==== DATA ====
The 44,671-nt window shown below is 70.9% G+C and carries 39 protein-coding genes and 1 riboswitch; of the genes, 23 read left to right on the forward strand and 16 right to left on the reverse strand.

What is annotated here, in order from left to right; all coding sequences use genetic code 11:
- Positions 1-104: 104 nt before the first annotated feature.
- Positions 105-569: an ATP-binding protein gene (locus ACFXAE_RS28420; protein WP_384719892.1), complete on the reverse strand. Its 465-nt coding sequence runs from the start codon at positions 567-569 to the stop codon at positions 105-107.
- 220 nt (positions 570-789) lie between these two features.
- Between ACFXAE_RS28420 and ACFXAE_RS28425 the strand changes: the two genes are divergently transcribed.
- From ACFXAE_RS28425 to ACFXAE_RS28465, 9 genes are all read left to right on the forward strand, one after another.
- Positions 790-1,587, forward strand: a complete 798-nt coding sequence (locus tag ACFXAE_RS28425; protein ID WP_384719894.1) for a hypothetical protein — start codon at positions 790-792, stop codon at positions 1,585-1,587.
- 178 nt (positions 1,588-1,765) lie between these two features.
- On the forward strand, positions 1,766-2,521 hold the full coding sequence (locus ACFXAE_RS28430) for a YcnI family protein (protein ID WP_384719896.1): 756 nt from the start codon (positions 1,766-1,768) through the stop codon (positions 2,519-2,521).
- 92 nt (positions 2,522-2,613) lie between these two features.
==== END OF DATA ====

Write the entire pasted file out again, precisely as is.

The 44,671-nt window shown below is 70.9% G+C and carries 39 protein-coding genes and 1 riboswitch; of the genes, 23 read left to right on the forward strand and 16 right to left on the reverse strand.

What is annotated here, in order from left to right; all coding sequences use genetic code 11:
- Positions 1-104: 104 nt before the first annotated feature.
- Positions 105-569: an ATP-binding protein gene (locus ACFXAE_RS28420; protein WP_384719892.1), complete on the reverse strand. Its 465-nt coding sequence runs from the start codon at positions 567-569 to the stop codon at positions 105-107.
- 220 nt (positions 570-789) lie between these two features.
- Between ACFXAE_RS28420 and ACFXAE_RS28425 the strand changes: the two genes are divergently transcribed.
- From ACFXAE_RS28425 to ACFXAE_RS28465, 9 genes are all read left to right on the forward strand, one after another.
- Positions 790-1,587, forward strand: a complete 798-nt coding sequence (locus tag ACFXAE_RS28425; protein ID WP_384719894.1) for a hypothetical protein — start codon at positions 790-792, stop codon at positions 1,585-1,587.
- 178 nt (positions 1,588-1,765) lie between these two features.
- On the forward strand, positions 1,766-2,521 hold the full coding sequence (locus ACFXAE_RS28430) for a YcnI family protein (protein ID WP_384719896.1): 756 nt from the start codon (positions 1,766-1,768) through the stop codon (positions 2,519-2,521).
- 92 nt (positions 2,522-2,613) lie between these two features.